Word of Wednesday: Easter

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Easter, the holiday festival celebrating the resurrection of Jesus Christ. In other European languages, the festival has names derived from Jewish Passover or ‘pesah’. In English, curiously, the name for this Christian festival has origins in Paganism.

Easter or ‘Eostre’, in Old English, possibly relates to the Germanic goddess of spring by the same name or variant, ‘Ostara’. Venerable Bede, the first writer of an English history, suggests that the Pagan Eostre celebrations included eggs and hares. Perhaps these familiar symbols of Easter may have non-Christian origins. Considering hares are native to the British Isles; and rabbits or the Easter bunnies, were introduced by the Romans. These Christian festival traditions of fasting and feasting might have been borrowed from earlier Pagan springtime rituals.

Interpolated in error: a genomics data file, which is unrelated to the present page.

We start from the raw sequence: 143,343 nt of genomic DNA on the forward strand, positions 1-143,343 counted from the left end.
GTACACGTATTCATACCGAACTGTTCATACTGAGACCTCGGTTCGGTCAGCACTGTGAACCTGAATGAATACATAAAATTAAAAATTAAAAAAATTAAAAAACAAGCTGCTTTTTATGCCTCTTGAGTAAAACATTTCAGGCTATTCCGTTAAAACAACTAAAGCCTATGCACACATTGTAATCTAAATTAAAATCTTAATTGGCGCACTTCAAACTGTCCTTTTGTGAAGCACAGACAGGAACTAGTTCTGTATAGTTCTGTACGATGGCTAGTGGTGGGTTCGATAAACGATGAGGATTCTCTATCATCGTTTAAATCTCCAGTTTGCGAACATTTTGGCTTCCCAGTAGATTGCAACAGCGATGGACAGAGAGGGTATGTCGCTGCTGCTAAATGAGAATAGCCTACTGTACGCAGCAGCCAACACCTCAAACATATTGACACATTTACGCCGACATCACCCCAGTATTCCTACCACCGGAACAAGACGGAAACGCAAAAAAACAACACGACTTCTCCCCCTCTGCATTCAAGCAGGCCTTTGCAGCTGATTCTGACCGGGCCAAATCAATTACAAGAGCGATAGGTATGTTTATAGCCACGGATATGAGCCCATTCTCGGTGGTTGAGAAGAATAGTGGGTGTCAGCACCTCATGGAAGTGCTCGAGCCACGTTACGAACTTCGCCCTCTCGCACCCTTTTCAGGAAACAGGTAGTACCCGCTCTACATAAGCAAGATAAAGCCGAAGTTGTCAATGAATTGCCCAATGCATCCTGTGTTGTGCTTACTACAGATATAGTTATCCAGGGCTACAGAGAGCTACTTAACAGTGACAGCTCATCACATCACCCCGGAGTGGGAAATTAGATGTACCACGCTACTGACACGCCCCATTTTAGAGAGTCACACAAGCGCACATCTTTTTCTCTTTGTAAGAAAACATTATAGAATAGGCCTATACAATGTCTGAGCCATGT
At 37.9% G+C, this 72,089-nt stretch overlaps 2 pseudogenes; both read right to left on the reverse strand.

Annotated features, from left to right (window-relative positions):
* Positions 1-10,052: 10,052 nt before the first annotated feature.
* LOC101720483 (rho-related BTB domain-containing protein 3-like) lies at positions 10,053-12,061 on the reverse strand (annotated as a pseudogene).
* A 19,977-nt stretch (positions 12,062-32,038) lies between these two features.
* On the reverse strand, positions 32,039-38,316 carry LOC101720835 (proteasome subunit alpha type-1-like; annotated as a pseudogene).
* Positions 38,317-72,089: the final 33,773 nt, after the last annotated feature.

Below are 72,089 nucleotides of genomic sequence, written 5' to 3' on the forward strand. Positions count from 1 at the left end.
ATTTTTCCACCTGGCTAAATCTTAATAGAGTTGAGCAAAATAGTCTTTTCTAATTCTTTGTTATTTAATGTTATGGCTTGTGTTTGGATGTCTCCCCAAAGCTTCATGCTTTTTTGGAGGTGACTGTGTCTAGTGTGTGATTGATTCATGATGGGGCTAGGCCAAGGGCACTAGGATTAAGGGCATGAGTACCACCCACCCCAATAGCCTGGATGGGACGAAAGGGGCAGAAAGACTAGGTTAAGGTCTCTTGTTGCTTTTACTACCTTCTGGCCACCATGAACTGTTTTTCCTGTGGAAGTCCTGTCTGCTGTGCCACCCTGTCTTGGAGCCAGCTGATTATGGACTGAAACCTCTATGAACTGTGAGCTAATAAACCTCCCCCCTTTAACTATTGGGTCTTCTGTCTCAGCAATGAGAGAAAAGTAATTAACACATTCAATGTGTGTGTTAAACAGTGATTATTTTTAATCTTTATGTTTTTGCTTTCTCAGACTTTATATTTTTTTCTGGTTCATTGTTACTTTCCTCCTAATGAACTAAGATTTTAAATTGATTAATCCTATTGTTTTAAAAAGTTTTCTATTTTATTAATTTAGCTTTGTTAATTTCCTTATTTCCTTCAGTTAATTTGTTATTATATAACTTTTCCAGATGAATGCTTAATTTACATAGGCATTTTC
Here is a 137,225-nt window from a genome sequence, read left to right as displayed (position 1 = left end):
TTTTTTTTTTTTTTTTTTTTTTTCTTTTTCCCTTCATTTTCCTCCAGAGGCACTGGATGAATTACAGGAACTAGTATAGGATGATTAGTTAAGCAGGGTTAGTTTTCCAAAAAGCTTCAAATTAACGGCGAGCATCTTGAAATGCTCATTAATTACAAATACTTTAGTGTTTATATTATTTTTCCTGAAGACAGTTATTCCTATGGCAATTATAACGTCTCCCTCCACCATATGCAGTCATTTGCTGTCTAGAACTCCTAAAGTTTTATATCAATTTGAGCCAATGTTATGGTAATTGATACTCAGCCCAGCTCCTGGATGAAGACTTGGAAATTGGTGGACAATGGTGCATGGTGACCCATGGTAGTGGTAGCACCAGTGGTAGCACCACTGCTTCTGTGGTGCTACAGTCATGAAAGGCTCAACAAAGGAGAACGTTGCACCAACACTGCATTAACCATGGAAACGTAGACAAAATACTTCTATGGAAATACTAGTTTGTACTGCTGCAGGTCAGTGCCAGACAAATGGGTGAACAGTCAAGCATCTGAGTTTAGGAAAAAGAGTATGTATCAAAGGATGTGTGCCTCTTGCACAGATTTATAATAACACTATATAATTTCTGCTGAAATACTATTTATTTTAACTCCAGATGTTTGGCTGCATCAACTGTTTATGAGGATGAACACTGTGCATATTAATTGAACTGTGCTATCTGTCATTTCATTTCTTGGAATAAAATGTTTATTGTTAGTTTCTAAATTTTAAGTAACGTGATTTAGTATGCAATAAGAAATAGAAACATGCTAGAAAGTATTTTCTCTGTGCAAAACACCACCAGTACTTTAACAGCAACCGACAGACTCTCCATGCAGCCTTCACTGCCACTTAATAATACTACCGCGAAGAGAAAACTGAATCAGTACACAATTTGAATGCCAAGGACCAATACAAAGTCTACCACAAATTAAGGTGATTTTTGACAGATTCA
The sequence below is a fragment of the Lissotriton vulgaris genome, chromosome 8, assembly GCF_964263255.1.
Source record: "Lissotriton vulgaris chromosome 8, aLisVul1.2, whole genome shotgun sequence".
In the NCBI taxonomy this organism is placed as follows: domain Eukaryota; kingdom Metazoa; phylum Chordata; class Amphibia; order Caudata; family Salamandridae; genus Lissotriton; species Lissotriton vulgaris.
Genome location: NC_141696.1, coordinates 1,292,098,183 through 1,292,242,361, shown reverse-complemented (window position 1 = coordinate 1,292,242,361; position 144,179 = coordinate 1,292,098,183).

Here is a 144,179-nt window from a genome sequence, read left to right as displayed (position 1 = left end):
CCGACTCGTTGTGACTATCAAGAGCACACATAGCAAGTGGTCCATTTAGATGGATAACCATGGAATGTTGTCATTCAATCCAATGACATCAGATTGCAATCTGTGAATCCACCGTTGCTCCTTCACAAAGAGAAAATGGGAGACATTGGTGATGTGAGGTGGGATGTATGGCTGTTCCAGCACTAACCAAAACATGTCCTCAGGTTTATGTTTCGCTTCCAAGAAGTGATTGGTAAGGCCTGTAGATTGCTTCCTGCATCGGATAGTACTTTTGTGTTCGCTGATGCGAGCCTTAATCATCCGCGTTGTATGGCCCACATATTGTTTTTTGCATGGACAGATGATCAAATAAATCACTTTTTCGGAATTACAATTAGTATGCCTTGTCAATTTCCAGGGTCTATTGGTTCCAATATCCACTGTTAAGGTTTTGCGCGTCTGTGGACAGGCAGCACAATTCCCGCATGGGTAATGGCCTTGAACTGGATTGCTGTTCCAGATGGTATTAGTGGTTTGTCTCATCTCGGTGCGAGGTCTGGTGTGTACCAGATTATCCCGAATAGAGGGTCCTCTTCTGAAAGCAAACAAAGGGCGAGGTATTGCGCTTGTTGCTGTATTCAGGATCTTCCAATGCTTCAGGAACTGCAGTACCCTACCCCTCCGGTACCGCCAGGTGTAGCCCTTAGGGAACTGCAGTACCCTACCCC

The ritual significance of decorating eggs is certainly pre-Christian; decorated ostrich eggs have been found in African graves that are at least 60,000 years old! The modern practice of eating chocolate eggs or decorating chicken eggs to mark the end of Lent and the temporary prohibition of certain foods is a celebration of fertility and the rebirth of Christ. Lasting the forty days of lent without eggs is hard enough but I’ve a feeling that the 60,000-year-old eggs might be a little past their sell by date!

We’d love to see some of your Easter egg efforts, so get creative and Tweet your egg-pics to @Spellzone

Hugh MacDermott

16 Apr 2014
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